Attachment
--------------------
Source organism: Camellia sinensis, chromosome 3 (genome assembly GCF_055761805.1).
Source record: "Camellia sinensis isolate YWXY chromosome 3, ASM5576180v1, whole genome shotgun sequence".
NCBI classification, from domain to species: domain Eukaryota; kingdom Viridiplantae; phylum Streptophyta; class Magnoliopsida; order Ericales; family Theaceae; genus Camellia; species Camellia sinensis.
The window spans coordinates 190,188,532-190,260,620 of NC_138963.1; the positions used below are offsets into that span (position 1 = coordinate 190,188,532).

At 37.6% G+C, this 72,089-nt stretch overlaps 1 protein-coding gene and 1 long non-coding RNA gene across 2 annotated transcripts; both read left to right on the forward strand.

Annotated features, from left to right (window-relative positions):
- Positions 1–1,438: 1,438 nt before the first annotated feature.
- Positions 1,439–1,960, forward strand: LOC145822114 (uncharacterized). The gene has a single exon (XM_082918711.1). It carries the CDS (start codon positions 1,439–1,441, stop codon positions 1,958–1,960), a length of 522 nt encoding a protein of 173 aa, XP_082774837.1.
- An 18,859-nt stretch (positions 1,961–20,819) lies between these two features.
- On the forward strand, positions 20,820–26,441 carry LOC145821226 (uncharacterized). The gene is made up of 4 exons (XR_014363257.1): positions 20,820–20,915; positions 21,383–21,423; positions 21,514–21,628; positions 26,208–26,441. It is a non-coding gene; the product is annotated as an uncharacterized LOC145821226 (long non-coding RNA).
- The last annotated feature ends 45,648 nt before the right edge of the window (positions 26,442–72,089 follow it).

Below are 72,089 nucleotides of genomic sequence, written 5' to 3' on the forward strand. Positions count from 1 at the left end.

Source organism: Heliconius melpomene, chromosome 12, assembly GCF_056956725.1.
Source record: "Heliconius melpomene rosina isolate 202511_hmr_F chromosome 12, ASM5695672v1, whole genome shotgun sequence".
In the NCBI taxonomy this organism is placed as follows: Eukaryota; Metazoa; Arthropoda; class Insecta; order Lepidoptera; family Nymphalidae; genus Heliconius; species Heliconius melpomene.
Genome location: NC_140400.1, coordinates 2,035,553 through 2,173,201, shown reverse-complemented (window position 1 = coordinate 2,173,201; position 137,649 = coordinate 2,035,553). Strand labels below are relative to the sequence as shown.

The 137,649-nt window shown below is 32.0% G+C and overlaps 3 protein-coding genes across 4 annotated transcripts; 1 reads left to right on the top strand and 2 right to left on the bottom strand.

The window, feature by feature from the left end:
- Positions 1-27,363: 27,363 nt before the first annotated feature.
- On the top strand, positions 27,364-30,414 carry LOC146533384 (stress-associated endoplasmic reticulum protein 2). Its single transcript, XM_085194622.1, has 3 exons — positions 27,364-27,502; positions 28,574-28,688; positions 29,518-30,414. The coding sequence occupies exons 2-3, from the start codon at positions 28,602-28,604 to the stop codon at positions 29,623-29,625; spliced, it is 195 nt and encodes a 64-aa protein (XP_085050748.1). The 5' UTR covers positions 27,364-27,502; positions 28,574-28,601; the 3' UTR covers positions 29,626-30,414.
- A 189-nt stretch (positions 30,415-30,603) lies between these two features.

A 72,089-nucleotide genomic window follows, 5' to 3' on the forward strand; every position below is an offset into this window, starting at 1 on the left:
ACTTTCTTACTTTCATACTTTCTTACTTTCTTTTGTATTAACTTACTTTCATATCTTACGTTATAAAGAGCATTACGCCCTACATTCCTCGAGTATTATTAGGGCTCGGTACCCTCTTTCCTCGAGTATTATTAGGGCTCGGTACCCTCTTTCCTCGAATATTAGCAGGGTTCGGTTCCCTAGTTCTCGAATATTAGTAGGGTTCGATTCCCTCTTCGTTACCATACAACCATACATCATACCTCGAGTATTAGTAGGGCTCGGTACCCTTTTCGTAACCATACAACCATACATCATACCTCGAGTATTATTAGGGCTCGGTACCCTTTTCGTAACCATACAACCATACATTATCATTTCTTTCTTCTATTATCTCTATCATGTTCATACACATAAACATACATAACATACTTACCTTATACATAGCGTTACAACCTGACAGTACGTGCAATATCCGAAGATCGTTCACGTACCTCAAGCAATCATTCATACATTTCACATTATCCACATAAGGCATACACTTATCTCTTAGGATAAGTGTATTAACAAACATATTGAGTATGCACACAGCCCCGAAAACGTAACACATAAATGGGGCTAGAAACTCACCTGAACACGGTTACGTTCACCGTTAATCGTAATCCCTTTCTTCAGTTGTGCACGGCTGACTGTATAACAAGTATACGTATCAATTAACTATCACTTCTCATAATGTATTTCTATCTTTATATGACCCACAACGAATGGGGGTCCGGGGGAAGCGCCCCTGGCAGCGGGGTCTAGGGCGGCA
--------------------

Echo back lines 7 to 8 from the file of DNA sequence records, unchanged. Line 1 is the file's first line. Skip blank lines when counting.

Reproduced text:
- Positions 1–1,438: 1,438 nt before the first annotated feature.
- Positions 1,439–1,960, forward strand: LOC145822114 (uncharacterized). The gene has a single exon (XM_082918711.1). It carries the CDS (start codon positions 1,439–1,441, stop codon positions 1,958–1,960), a length of 522 nt encoding a protein of 173 aa, XP_082774837.1.